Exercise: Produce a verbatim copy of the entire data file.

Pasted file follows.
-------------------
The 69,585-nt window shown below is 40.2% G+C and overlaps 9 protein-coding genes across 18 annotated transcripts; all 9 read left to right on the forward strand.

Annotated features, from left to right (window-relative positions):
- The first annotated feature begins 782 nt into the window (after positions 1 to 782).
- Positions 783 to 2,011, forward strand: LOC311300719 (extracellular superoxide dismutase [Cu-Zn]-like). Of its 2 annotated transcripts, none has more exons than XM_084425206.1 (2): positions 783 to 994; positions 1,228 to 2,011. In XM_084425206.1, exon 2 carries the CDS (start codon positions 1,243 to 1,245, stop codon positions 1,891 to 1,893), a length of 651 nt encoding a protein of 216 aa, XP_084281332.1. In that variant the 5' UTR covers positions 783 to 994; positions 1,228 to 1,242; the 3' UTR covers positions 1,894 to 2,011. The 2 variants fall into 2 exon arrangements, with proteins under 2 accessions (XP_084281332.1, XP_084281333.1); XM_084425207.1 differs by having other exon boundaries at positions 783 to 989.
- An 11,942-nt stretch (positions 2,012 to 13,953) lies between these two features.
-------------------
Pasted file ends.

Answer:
The 69,585-nt window shown below is 40.2% G+C and overlaps 9 protein-coding genes across 18 annotated transcripts; all 9 read left to right on the forward strand.

Annotated features, from left to right (window-relative positions):
- The first annotated feature begins 782 nt into the window (after positions 1 to 782).
- Positions 783 to 2,011, forward strand: LOC311300719 (extracellular superoxide dismutase [Cu-Zn]-like). Of its 2 annotated transcripts, none has more exons than XM_084425206.1 (2): positions 783 to 994; positions 1,228 to 2,011. In XM_084425206.1, exon 2 carries the CDS (start codon positions 1,243 to 1,245, stop codon positions 1,891 to 1,893), a length of 651 nt encoding a protein of 216 aa, XP_084281332.1. In that variant the 5' UTR covers positions 783 to 994; positions 1,228 to 1,242; the 3' UTR covers positions 1,894 to 2,011. The 2 variants fall into 2 exon arrangements, with proteins under 2 accessions (XP_084281332.1, XP_084281333.1); XM_084425207.1 differs by having other exon boundaries at positions 783 to 989.
- An 11,942-nt stretch (positions 2,012 to 13,953) lies between these two features.